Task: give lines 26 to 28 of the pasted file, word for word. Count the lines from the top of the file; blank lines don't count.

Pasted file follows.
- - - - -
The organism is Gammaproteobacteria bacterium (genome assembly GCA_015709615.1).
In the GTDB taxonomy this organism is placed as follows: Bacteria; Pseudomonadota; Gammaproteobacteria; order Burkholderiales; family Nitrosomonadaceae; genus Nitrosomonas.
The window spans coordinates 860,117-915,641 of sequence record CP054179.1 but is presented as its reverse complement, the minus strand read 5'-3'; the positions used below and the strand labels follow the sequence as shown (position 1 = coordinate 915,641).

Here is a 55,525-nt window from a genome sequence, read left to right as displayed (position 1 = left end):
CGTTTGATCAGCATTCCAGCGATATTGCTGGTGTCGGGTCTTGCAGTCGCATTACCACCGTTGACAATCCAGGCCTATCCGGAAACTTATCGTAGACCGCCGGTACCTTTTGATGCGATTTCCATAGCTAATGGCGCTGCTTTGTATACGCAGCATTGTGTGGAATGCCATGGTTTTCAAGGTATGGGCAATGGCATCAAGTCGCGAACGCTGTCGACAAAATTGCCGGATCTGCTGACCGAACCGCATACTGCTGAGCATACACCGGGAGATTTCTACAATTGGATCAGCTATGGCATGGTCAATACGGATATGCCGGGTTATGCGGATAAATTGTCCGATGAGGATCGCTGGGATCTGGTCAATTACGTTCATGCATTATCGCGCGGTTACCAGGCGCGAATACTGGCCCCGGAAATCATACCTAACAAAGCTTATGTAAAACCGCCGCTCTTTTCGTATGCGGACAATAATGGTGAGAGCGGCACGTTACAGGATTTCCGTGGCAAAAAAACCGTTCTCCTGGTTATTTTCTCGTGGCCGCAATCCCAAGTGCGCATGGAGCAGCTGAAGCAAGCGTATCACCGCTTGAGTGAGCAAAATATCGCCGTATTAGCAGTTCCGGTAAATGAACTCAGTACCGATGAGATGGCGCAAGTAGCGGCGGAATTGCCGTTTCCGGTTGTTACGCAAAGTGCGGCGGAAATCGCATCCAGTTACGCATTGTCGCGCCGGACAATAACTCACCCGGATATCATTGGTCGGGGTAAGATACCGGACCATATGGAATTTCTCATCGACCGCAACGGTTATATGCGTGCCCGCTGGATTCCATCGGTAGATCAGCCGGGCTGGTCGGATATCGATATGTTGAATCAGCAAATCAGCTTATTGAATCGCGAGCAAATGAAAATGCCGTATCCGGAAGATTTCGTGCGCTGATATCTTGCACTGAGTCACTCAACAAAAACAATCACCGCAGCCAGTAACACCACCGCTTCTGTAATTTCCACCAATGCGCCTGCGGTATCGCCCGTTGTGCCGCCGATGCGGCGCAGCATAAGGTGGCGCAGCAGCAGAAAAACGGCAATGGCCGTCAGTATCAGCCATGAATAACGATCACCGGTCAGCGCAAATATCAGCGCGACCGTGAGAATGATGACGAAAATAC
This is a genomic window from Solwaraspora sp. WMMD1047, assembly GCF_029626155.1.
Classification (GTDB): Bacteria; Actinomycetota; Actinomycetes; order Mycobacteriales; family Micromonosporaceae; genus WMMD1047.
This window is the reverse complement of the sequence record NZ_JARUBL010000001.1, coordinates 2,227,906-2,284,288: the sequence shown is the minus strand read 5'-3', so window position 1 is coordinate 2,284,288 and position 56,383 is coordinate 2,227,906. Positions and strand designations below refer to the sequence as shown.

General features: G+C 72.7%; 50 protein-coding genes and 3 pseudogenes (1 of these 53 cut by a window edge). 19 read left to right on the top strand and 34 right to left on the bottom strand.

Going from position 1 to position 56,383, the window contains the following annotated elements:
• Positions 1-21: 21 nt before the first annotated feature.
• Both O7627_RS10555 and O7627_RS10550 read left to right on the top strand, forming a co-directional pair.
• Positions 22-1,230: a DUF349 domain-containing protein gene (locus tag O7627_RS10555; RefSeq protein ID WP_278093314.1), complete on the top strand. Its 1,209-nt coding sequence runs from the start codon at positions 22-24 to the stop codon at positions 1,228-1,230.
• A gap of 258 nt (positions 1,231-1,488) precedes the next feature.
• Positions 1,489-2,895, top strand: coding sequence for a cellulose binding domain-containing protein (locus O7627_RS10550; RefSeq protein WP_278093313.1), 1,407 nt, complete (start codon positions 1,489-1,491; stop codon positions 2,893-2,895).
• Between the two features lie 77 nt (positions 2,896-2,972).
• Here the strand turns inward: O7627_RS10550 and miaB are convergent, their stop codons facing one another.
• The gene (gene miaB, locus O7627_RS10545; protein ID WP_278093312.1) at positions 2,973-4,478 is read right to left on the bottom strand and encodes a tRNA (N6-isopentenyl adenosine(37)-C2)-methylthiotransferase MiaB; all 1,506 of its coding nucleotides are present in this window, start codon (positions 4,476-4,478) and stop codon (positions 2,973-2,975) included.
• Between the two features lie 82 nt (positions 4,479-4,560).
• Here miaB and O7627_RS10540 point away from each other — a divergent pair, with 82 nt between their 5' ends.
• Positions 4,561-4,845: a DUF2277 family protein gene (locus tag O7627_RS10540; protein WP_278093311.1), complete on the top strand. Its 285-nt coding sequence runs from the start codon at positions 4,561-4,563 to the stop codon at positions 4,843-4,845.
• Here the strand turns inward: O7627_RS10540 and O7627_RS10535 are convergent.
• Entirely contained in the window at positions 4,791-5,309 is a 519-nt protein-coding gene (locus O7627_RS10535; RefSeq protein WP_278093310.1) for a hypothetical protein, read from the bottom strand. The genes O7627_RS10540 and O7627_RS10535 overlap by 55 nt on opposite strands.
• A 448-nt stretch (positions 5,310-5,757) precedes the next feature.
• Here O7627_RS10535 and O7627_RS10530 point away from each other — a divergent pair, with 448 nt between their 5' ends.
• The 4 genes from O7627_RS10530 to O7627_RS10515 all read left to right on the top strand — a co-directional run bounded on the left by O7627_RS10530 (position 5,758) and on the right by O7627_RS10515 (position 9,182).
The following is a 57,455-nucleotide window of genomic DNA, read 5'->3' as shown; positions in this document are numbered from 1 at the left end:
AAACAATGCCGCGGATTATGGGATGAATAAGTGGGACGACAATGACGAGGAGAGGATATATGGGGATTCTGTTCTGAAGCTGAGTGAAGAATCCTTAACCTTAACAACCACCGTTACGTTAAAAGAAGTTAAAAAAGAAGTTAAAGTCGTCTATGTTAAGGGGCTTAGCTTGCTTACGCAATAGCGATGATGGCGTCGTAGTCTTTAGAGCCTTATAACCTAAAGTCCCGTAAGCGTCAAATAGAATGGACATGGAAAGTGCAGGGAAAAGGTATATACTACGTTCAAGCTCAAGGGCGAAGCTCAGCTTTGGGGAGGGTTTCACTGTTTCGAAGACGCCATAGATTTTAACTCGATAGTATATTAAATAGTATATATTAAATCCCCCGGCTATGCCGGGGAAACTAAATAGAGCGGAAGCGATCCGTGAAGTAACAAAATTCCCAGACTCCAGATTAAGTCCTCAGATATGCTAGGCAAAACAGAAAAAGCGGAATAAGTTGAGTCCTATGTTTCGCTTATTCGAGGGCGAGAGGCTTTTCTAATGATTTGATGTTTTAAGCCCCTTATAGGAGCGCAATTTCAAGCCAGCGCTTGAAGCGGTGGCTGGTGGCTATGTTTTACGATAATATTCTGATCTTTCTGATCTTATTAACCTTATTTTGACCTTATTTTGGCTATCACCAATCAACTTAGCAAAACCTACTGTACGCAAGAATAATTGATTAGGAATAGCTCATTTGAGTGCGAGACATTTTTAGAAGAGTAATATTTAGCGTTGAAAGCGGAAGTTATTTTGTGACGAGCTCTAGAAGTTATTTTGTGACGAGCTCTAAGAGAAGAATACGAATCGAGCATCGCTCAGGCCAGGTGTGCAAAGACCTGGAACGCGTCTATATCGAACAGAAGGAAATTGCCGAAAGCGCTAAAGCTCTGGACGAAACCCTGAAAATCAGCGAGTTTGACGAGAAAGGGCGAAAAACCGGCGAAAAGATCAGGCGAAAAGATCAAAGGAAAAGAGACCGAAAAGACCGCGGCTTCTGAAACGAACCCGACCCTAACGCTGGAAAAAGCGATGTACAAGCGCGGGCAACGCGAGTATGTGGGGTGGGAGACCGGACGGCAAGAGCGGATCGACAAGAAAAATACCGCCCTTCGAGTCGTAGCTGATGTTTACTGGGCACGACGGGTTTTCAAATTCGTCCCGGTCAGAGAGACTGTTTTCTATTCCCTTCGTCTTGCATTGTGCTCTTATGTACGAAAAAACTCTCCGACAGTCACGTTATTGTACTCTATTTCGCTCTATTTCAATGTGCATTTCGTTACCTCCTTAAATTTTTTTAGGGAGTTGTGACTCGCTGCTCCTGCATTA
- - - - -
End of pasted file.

• The 4 genes from O7627_RS10530 to O7627_RS10515 all read left to right on the top strand — a co-directional run bounded on the left by O7627_RS10530 (position 5,758) and on the right by O7627_RS10515 (position 9,182).
The following is a 57,455-nucleotide window of genomic DNA, read 5'->3' as shown; positions in this document are numbered from 1 at the left end:
AAACAATGCCGCGGATTATGGGATGAATAAGTGGGACGACAATGACGAGGAGAGGATATATGGGGATTCTGTTCTGAAGCTGAGTGAAGAATCCTTAACCTTAACAACCACCGTTACGTTAAAAGAAGTTAAAAAAGAAGTTAAAGTCGTCTATGTTAAGGGGCTTAGCTTGCTTACGCAATAGCGATGATGGCGTCGTAGTCTTTAGAGCCTTATAACCTAAAGTCCCGTAAGCGTCAAATAGAATGGACATGGAAAGTGCAGGGAAAAGGTATATACTACGTTCAAGCTCAAGGGCGAAGCTCAGCTTTGGGGAGGGTTTCACTGTTTCGAAGACGCCATAGATTTTAACTCGATAGTATATTAAATAGTATATATTAAATCCCCCGGCTATGCCGGGGAAACTAAATAGAGCGGAAGCGATCCGTGAAGTAACAAAATTCCCAGACTCCAGATTAAGTCCTCAGATATGCTAGGCAAAACAGAAAAAGCGGAATAAGTTGAGTCCTATGTTTCGCTTATTCGAGGGCGAGAGGCTTTTCTAATGATTTGATGTTTTAAGCCCCTTATAGGAGCGCAATTTCAAGCCAGCGCTTGAAGCGGTGGCTGGTGGCTATGTTTTACGATAATATTCTGATCTTTCTGATCTTATTAACCTTATTTTGACCTTATTTTGGCTATCACCAATCAACTTAGCAAAACCTACTGTACGCAAGAATAATTGATTAGGAATAGCTCATTTGAGTGCGAGACATTTTTAGAAGAGTAATATTTAGCGTTGAAAGCGGAAGTTATTTTGTGACGAGCTCTAGAAGTTATTTTGTGACGAGCTCTAAGAGAAGAATACGAATCGAGCATCGCTCAGGCCAGGTGTGCAAAGACCTGGAACGCGTCTATATCGAACAGAAGGAAATTGCCGAAAGCGCTAAAGCTCTGGACGAAACCCTGAAAATCAGCGAGTTTGACGAGAAAGGGCGAAAAACCGGCGAAAAGATCAGGCGAAAAGATCAAAGGAAAAGAGACCGAAAAGACCGCGGCTTCTGAAACGAACCCGACCCTAACGCTGGAAAAAGCGATGTACAAGCGCGGGCAACGCGAGTATGTGGGGTGGGAGACCGGACGGCAAGAGCGGATCGACAAGAAAAATACCGCCCTTCGAGTCGTAGCTGATGTTTACTGGGCACGACGGGTTTTCAAATTCGTCCCGGTCAGAGAGACTGTTTTCTATTCCCTTCGTCTTGCATTGTGCTCTTATGTACGAAAAAACTCTCCGACAGTCACGTTATTGTACTCTATTTCGCTCTATTTCAATGTGCATTTCGTTACCTCCTTAAATTTTTTTAGGGAGTTGTGACTCGCTGCTCCTGCATTA